As we preach our way through Philippians, this Sunday we find ourselves in chapter 2 of Paul’s letter. Here he writes the most famous words regarding our responsibility to God's sovereign grace, “work out your own salvation.” Our text comes on the heels of an exhortation to live gospel-worthy lives and a dramatic description of Christ’s humiliation. Paul uses those wonderful truths to give us hope and motivation for this seemingly impossible command. Our obedience is an act of worship to God and it is his power and promise that uphold our obedience, otherwise, we would surely fail. God will accomplish his plan through our active worship for his purpose and pleasure.
This week we’ll be looking at the end of 2 Corinthians chapter 3. Paul has just finished telling us how great the New Covenant is compared to the Old Covenant. If the ministry of death, the Law, was so glorious that the Israelites couldn’t gaze on Moses’ face, how much more glorious is the ministry of freedom, the gospel of Jesus Christ? Paul says that before the Spirit comes into our lives, we have a veil over our hearts preventing us from seeing Christ as glorious. But when we are born again, the Holy Spirit removes the veil and we are able to see Christ as glorious and that changes us into His image.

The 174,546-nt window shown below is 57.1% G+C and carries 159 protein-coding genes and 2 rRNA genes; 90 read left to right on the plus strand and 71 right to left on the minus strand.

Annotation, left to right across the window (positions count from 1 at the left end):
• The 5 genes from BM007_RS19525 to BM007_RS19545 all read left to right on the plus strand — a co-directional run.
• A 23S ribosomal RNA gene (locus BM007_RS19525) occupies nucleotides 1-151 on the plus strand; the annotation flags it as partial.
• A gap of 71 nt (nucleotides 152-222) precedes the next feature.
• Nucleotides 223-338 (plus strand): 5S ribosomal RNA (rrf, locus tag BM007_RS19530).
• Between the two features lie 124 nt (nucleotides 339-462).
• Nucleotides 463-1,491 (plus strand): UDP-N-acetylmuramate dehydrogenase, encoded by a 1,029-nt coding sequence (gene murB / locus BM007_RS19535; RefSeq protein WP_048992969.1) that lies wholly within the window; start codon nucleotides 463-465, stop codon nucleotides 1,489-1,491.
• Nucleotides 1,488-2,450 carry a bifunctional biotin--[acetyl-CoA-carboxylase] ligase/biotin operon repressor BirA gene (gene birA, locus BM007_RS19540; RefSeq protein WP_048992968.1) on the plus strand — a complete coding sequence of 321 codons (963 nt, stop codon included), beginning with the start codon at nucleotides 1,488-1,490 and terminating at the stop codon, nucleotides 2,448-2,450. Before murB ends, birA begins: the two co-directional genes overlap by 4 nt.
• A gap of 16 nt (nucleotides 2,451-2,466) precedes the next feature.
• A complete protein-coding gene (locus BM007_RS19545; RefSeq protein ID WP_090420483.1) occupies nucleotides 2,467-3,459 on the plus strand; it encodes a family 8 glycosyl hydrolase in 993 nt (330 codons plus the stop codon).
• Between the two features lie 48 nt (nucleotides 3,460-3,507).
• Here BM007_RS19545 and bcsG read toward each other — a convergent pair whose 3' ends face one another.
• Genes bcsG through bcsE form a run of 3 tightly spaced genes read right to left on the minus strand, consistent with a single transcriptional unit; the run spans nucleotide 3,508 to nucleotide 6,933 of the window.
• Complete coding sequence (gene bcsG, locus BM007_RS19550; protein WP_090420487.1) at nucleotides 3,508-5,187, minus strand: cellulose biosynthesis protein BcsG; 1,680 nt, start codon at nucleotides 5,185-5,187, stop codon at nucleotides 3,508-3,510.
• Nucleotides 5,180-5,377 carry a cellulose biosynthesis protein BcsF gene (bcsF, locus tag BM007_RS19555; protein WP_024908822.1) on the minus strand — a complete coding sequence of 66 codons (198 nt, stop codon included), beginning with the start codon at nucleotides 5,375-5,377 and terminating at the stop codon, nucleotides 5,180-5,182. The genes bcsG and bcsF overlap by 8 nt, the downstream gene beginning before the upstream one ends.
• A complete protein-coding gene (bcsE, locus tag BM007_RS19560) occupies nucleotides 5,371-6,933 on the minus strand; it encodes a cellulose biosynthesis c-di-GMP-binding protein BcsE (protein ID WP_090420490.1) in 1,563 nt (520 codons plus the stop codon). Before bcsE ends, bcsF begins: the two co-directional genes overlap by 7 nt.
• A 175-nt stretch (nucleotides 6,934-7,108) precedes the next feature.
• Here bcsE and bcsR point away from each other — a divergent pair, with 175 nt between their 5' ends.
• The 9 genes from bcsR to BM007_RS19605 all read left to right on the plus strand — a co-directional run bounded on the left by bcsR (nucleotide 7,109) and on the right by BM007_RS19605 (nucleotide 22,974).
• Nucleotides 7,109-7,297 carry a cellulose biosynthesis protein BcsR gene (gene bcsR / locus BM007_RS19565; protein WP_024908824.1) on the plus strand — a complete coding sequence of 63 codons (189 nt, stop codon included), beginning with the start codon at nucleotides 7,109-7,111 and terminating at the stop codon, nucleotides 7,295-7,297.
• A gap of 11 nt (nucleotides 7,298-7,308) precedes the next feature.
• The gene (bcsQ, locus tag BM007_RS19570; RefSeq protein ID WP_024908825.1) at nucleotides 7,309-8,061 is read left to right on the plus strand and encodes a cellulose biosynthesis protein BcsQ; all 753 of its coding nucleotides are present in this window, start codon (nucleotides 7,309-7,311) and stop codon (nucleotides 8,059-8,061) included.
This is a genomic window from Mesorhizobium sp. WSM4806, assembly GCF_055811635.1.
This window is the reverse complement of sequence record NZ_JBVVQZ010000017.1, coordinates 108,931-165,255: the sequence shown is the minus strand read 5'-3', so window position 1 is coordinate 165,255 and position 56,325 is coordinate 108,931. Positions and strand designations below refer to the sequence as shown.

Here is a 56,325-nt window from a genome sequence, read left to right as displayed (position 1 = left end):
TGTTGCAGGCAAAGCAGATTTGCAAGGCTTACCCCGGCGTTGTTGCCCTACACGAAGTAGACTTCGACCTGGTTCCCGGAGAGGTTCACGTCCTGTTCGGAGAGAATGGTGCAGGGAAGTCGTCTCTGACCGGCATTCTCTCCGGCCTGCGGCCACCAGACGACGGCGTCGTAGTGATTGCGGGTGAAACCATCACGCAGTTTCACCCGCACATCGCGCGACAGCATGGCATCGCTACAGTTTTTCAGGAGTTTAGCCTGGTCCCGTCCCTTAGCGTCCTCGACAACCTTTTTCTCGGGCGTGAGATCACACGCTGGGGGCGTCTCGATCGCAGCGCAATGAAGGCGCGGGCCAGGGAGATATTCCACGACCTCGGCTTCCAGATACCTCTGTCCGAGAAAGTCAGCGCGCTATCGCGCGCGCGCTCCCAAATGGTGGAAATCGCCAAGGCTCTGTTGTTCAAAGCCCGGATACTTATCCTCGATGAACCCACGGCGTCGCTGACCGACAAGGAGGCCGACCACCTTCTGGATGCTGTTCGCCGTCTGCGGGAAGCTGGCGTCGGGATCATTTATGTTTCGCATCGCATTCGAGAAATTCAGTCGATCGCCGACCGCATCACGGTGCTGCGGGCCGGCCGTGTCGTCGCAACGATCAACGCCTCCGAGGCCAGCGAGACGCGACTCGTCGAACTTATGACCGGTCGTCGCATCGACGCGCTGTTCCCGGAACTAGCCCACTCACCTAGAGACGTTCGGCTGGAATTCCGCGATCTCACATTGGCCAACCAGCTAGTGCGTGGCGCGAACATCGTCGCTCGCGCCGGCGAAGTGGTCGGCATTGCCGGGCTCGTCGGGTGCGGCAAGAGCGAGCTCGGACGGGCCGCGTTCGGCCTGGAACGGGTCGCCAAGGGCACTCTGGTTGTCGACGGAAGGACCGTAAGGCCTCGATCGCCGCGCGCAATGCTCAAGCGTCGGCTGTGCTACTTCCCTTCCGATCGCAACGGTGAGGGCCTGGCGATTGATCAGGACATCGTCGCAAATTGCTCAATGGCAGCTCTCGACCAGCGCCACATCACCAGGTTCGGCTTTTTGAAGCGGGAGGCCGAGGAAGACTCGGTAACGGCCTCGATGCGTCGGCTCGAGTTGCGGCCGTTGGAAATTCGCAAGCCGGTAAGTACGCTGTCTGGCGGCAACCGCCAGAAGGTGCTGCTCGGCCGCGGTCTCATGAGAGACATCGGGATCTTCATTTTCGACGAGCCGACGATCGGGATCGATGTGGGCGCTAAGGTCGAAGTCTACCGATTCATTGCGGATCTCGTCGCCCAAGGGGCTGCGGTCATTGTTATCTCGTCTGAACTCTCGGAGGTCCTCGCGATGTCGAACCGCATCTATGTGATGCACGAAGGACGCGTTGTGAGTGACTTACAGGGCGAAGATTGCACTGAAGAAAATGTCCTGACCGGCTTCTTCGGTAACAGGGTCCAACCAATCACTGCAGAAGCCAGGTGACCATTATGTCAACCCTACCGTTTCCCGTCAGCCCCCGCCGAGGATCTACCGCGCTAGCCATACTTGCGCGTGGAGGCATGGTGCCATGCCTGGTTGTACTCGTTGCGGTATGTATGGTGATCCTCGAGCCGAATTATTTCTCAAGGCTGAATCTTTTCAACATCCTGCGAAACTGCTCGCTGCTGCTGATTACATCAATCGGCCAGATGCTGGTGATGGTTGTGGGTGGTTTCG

This week we are going to break out of Dave’s series in 1 Peter to dive into Paul’s teaching on holiness and what it means for us when God says, “Be holy, for I am holy.” Paul is pleading with a wicked and immoral culture for them to separate themselves from their former lives of idol worship and fornication. True, the Corinthians had a more relational and public way of sinning, but our modern world isn’t far off when it comes to their level of depravity. So, how do we balance being in the world and not of it? How far should we separate from unbelievers? What constitutes worshipping an idol in the temple of God?